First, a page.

Financial lessons from the COVID-19 pandemic
The COVID-19 pandemic changed the way we think about personal finance. From everyday spending to saving for retirement, our relationship with money looks very different from how it was at the beginning of 2020. The world may be reopening, but there are some smart financial habits from the pandemic to carry into 2021 and beyond.
1. Limit needless spending
It’s easy to reduce your spending on dining and entertainment when everything is closed but reducing spending on non-essentials is a great financial habit to continue. The Bureau of Labor Statistics 2019 Consumer Expenditure report said the average American spent $3,526 dining out, $3,050 on entertainment, and $1,883 on clothing and services that year. Between July 2019 and June 2020, spending in each of these categories was reduced by, respectively, 12%, 10%, and 13%.
Setting a budget and tracking your spending is a great way to save money. Westfield Bank’s mobile banking app provides budgeting assistance with the “Manage My Money” tool. You can download the app from the Apple App Store or Google Play.
2. Save and plan for the unexpected
When the pandemic was formally announced in the U.S. in March of 2020 and non-essential businesses were closed, millions were suddenly out of work. This stresses the importance of having an emergency fund to cover 3 to 6 months of expenses in case of illness, injury, job loss — or a global pandemic.
Saving on a smaller income might seem impossible, but there are steps you can take to free up money to set aside. Creating a budget and looking for deals and sales on everyday items and entertainment will help reduce your monthly spending and leave some cash that you can save.
It’s also important to start saving for retirement. AARP reported 2 million older workers retired last year, and the pandemic prompted more than a quarter of workers to move up their retirement date. How much money you’ll need in retirement depends on the age at which you want to retire, your current spending and savings patterns, and your post-retirement lifestyle preferences, but experts suggest saving 10-15% of your annual earnings. You can learn more about planning for retirement, specifically IRAs here.
3. Take advantage of online banking and auto-pay
Make things easier where you can. Taking advantage of online banking and auto-pay features will save you time and keep you on track toward your financial goals. It’s easy to forget what bills are due and when, and setting up auto-pay can save you the stress of overdue payments. You can learn more Westfield Bank’s online banking features here.
4. Have multiple streams of income
When it comes to your income, it’s safer to have your eggs in multiple baskets. Closures during the pandemic cut millions off from their one and only stream of income, forcing them to rely on stimulus payments and unemployment benefits.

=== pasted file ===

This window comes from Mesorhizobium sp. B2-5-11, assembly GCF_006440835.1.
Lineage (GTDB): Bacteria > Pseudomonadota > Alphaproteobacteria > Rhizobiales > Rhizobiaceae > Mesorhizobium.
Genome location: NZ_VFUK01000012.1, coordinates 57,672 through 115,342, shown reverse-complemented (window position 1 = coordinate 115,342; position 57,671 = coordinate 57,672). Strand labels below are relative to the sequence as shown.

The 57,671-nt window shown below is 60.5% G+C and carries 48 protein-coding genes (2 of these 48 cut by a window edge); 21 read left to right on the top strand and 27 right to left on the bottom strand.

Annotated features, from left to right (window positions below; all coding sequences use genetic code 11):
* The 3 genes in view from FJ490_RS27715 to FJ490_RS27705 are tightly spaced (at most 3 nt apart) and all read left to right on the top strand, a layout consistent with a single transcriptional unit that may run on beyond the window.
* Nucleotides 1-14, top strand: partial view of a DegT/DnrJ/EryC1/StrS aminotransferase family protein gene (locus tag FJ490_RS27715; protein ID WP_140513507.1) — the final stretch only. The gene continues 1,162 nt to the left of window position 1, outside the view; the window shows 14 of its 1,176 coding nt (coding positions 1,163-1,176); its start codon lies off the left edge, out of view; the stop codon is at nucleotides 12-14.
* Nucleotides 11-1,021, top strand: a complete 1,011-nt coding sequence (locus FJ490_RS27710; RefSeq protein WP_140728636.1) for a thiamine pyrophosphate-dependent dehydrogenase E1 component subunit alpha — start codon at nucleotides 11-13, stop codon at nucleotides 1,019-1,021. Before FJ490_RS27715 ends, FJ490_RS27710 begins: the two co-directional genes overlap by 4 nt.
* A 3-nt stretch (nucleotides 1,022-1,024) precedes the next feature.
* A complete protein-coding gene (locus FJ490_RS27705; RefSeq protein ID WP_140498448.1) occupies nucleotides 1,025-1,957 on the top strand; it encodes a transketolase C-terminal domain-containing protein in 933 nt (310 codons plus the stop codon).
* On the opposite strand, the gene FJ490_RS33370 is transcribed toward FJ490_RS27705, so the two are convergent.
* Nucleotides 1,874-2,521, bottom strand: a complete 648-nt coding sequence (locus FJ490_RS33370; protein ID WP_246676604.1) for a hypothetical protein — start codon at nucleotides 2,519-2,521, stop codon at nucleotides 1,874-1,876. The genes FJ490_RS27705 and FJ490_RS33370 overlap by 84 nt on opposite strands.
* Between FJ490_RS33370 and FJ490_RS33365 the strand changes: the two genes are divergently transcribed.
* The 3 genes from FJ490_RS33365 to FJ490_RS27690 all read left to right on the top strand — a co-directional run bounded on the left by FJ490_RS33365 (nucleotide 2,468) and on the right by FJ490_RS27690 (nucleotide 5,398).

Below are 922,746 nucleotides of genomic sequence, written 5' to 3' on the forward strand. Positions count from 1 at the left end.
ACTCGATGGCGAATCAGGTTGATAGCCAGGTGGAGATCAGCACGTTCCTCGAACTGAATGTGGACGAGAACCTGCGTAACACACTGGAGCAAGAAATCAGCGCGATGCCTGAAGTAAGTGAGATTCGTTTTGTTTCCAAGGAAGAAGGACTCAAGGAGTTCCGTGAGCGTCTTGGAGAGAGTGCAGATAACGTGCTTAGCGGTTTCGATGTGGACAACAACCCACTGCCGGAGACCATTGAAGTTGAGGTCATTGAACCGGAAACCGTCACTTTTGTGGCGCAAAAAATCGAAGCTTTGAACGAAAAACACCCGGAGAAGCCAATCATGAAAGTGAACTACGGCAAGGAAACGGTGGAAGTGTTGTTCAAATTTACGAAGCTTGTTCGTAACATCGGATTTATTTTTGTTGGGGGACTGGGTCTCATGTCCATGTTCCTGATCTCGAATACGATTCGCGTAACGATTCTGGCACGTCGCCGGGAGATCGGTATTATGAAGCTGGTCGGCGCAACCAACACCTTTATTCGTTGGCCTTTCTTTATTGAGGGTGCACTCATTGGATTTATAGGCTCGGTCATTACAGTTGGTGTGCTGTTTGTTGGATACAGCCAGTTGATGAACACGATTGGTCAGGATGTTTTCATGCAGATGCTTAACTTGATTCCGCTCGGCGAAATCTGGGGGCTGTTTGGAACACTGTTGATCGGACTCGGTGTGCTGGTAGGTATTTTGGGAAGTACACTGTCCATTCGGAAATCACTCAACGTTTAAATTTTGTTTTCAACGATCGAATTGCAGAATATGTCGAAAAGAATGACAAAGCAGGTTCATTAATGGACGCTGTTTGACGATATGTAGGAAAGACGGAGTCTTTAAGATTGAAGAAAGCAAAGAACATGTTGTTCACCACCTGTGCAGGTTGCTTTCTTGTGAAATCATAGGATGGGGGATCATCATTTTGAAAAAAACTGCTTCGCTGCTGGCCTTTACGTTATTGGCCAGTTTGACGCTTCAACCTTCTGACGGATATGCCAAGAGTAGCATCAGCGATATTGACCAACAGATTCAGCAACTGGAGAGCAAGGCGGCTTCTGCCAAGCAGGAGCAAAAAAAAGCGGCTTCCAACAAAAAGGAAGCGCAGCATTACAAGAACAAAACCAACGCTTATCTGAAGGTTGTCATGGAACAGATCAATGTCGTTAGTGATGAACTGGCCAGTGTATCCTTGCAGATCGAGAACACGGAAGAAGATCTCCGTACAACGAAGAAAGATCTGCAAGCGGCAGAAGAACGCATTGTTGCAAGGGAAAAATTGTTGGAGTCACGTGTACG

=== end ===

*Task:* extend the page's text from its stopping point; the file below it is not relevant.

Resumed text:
Wall Street Journal said, “Many global citizens took the pandemic as a call to action and used technology to create new income streams through blogging, selling courses, writing e-books, posting video content, coaching or consulting, setting up an online shop, investing and so much more. In the 21st century when the majority of transactions occur digitally via the web, technological literacy is as critical as financial literacy.”
While not every hobby or passion project needs to be monetized, having a side hustle that supplements your income provides a financial cushion.
5. Invest in yourself and your community
Wall Street Journal said “Many people have reconnected personal finances with the things most important to them: how they use their time, how their money fuels their family and home life, what their investments support and fund, and how their careers enrich their lives. Personal finance does not exist in a vacuum; it exists in light of what we value most.”
The COVID-19 pandemic shed light on the cracks in our systems, and this illumination inspired people to give back. Some took advantage of their newfound free time to purge their closets and homes and donate to thrift stores, shelters, and other outreach programs. Some even donated their stimulus checks to the variety of causes that captured national attention. The Nonprofit Times reported an increase of 7.3% in the number of donors in 2020, with small donations (less than $250) up by 15.3%.
Others used their downtime to attend online classes and develop new skills. Some industries were hit hard by the pandemic, with some still struggling to recover. A wise step would be to invest in your personal and professional development and expand your skillset in preparation for the sweeping changes to come in the post-pandemic world.
In order to make the best of a bad situation, it’s important we take what we learned during the pandemic and apply them to our plans and goals moving forward. Not only did these lessons change our relationship with our finances, but they reminded us to engage and invest in ourselves and our communities.